in Crypto News
Russia has been on the fence about crypto for a while. For the past few years, the government has leaned more towards hostility than support, however, the law is rapidly changing and that’s good news for Russian crypto enthusiasts.
Russia’s New Approach to Crypto
The Russian government has never held a particularly favorable view of cryptocurrency. The government has claimed that crypto is an easy way to finance terrorism and launder money, and for these reasons it needs to be banned. As a result, it’s currently illegal to use digital currencies as a means of payment in Russia.
Going one step further, at the end of January, the Russian central bank suggested that the use of and mining of cryptocurrencies should also be made illegal. According to the central bank, in addition to their use in criminal activities, cryptocurrencies are pyramid schemes with boom and bust cycles that are dangerous for retail investors.
It looked like Russia was getting ready to give crypto the full ban hammer, however, we’ve just now learned that the government has completely reversed course!
On February 8th, in conjunction with the central bank, the Russian government announced that they’d drafted new legislation that would classify Bitcoin and other cryptos as an analog to currency (here is the original announcement, in Russian).
In other words, as far as the Russian financial system is concerned, cryptocurrencies will be treated like Dollars or Yen. These regulations are similar to El Salvador’s approach to crypto, where Bitcoin is recognized as legal tender.
In just a few weeks, the central bank shifted from a full ban on crypto, to treating digital assets like currencies. That’s great news for Russian investors! However, there is still a catch…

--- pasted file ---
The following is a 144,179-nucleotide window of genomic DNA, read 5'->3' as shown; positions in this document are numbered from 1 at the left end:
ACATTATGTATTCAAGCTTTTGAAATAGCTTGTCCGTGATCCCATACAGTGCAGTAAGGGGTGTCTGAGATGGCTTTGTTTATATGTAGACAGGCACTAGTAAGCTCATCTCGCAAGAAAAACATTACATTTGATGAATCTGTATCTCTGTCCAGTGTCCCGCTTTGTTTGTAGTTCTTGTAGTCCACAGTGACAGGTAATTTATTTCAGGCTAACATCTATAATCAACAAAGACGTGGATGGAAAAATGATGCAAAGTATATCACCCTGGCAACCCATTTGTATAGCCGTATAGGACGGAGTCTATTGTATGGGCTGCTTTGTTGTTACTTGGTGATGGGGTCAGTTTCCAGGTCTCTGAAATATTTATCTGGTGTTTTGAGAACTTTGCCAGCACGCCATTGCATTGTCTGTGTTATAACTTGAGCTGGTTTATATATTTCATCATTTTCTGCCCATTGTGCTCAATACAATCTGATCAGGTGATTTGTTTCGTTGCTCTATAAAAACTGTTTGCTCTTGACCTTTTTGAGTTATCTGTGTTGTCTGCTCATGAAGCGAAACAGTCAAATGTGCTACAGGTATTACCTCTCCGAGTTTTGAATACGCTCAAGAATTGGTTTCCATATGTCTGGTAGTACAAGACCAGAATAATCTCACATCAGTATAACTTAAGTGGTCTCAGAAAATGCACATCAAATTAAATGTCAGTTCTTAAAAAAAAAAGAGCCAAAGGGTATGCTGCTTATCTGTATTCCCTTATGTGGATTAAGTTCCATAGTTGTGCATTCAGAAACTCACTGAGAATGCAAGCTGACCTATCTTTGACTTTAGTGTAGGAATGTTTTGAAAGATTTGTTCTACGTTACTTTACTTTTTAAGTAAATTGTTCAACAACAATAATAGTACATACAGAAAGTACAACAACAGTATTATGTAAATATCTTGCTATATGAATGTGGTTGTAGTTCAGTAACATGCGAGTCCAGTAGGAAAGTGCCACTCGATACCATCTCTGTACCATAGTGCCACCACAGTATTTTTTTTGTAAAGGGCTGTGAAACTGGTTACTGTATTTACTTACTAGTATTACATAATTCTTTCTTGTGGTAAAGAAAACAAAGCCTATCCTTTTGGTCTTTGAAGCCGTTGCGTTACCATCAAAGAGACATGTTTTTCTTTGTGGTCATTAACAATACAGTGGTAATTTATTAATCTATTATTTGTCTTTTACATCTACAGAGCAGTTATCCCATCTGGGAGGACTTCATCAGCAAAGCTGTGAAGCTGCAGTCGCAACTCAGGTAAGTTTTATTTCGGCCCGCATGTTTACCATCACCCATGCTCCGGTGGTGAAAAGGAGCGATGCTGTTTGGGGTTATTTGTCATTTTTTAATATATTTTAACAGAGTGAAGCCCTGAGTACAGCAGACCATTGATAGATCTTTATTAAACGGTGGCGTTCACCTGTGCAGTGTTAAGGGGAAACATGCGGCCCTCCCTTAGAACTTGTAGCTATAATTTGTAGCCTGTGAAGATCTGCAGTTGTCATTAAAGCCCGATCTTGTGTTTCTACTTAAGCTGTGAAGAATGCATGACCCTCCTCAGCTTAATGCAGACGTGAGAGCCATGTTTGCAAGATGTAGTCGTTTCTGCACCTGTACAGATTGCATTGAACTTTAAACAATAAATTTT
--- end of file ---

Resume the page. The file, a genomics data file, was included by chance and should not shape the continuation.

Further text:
What’s the Catch?
Even though the government has dropped its plan to make crypto illegal, Russians aren’t going to be able to do whatever they want with their coins. For instance, users must declare all transactions over $8,000 to the proper authorities, otherwise the transaction is considered illegal.
Also, crypto investors will be required to use a Russian licensed exchange or bank to buy and sell their crypto. Furthermore, it’s not entirely clear if investors will be able to withdraw their coins to a self-custody wallet like Exodus.
The new regulations are worded somewhat vaguely, and they could suggest that investors will only be able to custody their coins on an exchange, or withdraw them to a crypto-enabled bank account. If that’s really how the regulations will work, then it goes heavily against the crypto mantra of not your keys, not your crypto.
We’ll know more in the coming weeks, and hopefully it will turn out that investors can withdraw their coins to whatever wallet they want.
Even though Russia’s approach to cryptocurrency and blockchain technology is far from perfect, it’s still a lot better than the central bank’s previous plan to outlaw the entire asset class.
This content is for informational purposes only and is not investment advice. You should consult a qualified licensed advisor before engaging in any transaction.